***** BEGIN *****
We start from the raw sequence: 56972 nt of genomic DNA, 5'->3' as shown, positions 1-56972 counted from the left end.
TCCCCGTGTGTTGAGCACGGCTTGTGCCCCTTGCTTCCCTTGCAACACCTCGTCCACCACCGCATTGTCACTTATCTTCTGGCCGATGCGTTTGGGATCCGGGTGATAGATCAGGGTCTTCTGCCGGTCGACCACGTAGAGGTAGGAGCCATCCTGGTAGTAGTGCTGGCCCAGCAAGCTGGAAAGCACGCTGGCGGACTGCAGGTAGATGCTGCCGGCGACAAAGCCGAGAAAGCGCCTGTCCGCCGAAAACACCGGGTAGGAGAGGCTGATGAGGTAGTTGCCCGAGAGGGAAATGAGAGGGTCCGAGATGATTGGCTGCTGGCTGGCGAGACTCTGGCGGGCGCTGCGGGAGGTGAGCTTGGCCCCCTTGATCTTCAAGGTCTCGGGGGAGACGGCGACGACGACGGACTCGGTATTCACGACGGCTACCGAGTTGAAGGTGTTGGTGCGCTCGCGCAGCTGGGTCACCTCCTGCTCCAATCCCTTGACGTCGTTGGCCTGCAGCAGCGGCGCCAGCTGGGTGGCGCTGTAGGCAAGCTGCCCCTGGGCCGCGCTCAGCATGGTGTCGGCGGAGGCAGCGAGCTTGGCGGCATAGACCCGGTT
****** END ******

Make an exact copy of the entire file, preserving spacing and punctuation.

We start from the raw sequence: 56972 nt of genomic DNA, 5'->3' as shown, positions 1-56972 counted from the left end.
TCCCCGTGTGTTGAGCACGGCTTGTGCCCCTTGCTTCCCTTGCAACACCTCGTCCACCACCGCATTGTCACTTATCTTCTGGCCGATGCGTTTGGGATCCGGGTGATAGATCAGGGTCTTCTGCCGGTCGACCACGTAGAGGTAGGAGCCATCCTGGTAGTAGTGCTGGCCCAGCAAGCTGGAAAGCACGCTGGCGGACTGCAGGTAGATGCTGCCGGCGACAAAGCCGAGAAAGCGCCTGTCCGCCGAAAACACCGGGTAGGAGAGGCTGATGAGGTAGTTGCCCGAGAGGGAAATGAGAGGGTCCGAGATGATTGGCTGCTGGCTGGCGAGACTCTGGCGGGCGCTGCGGGAGGTGAGCTTGGCCCCCTTGATCTTCAAGGTCTCGGGGGAGACGGCGACGACGACGGACTCGGTATTCACGACGGCTACCGAGTTGAAGGTGTTGGTGCGCTCGCGCAGCTGGGTCACCTCCTGCTCCAATCCCTTGACGTCGTTGGCCTGCAGCAGCGGCGCCAGCTGGGTGGCGCTGTAGGCAAGCTGCCCCTGGGCCGCGCTCAGCATGGTGTCGGCGGAGGCAGCGAGCTTGGCGGCATAGACCCGGTT